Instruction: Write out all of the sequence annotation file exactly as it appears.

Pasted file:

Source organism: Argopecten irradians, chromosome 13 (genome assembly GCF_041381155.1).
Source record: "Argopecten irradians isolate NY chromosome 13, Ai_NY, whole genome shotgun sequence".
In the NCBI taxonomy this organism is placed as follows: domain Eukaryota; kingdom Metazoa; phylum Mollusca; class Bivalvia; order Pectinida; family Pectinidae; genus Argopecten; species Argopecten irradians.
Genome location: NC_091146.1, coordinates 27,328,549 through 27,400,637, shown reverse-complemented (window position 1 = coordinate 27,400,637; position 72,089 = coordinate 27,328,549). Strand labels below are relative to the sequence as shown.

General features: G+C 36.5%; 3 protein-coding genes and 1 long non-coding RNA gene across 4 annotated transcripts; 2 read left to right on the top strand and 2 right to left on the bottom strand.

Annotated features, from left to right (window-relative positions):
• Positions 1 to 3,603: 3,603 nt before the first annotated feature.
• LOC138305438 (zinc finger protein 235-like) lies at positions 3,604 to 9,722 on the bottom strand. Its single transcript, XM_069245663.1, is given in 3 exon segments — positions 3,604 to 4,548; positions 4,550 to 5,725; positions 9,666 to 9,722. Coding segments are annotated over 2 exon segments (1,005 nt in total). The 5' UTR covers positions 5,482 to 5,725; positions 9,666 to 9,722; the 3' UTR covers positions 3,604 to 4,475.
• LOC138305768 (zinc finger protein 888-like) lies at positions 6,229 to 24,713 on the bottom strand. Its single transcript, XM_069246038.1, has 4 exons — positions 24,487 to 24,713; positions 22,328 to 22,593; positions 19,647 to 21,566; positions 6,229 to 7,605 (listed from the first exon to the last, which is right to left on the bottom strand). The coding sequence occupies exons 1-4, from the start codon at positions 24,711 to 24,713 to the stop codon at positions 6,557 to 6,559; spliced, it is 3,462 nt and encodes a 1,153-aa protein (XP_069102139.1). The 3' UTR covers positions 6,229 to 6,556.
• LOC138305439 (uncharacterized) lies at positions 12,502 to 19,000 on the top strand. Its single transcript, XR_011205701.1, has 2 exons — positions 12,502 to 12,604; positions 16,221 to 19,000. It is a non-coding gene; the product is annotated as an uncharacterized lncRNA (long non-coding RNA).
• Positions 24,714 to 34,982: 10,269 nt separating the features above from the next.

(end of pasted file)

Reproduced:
Source organism: Argopecten irradians, chromosome 13 (genome assembly GCF_041381155.1).
Source record: "Argopecten irradians isolate NY chromosome 13, Ai_NY, whole genome shotgun sequence".
In the NCBI taxonomy this organism is placed as follows: domain Eukaryota; kingdom Metazoa; phylum Mollusca; class Bivalvia; order Pectinida; family Pectinidae; genus Argopecten; species Argopecten irradians.
Genome location: NC_091146.1, coordinates 27,328,549 through 27,400,637, shown reverse-complemented (window position 1 = coordinate 27,400,637; position 72,089 = coordinate 27,328,549). Strand labels below are relative to the sequence as shown.

General features: G+C 36.5%; 3 protein-coding genes and 1 long non-coding RNA gene across 4 annotated transcripts; 2 read left to right on the top strand and 2 right to left on the bottom strand.

Annotated features, from left to right (window-relative positions):
• Positions 1 to 3,603: 3,603 nt before the first annotated feature.
• LOC138305438 (zinc finger protein 235-like) lies at positions 3,604 to 9,722 on the bottom strand. Its single transcript, XM_069245663.1, is given in 3 exon segments — positions 3,604 to 4,548; positions 4,550 to 5,725; positions 9,666 to 9,722. Coding segments are annotated over 2 exon segments (1,005 nt in total). The 5' UTR covers positions 5,482 to 5,725; positions 9,666 to 9,722; the 3' UTR covers positions 3,604 to 4,475.
• LOC138305768 (zinc finger protein 888-like) lies at positions 6,229 to 24,713 on the bottom strand. Its single transcript, XM_069246038.1, has 4 exons — positions 24,487 to 24,713; positions 22,328 to 22,593; positions 19,647 to 21,566; positions 6,229 to 7,605 (listed from the first exon to the last, which is right to left on the bottom strand). The coding sequence occupies exons 1-4, from the start codon at positions 24,711 to 24,713 to the stop codon at positions 6,557 to 6,559; spliced, it is 3,462 nt and encodes a 1,153-aa protein (XP_069102139.1). The 3' UTR covers positions 6,229 to 6,556.
• LOC138305439 (uncharacterized) lies at positions 12,502 to 19,000 on the top strand. Its single transcript, XR_011205701.1, has 2 exons — positions 12,502 to 12,604; positions 16,221 to 19,000. It is a non-coding gene; the product is annotated as an uncharacterized lncRNA (long non-coding RNA).
• Positions 24,714 to 34,982: 10,269 nt separating the features above from the next.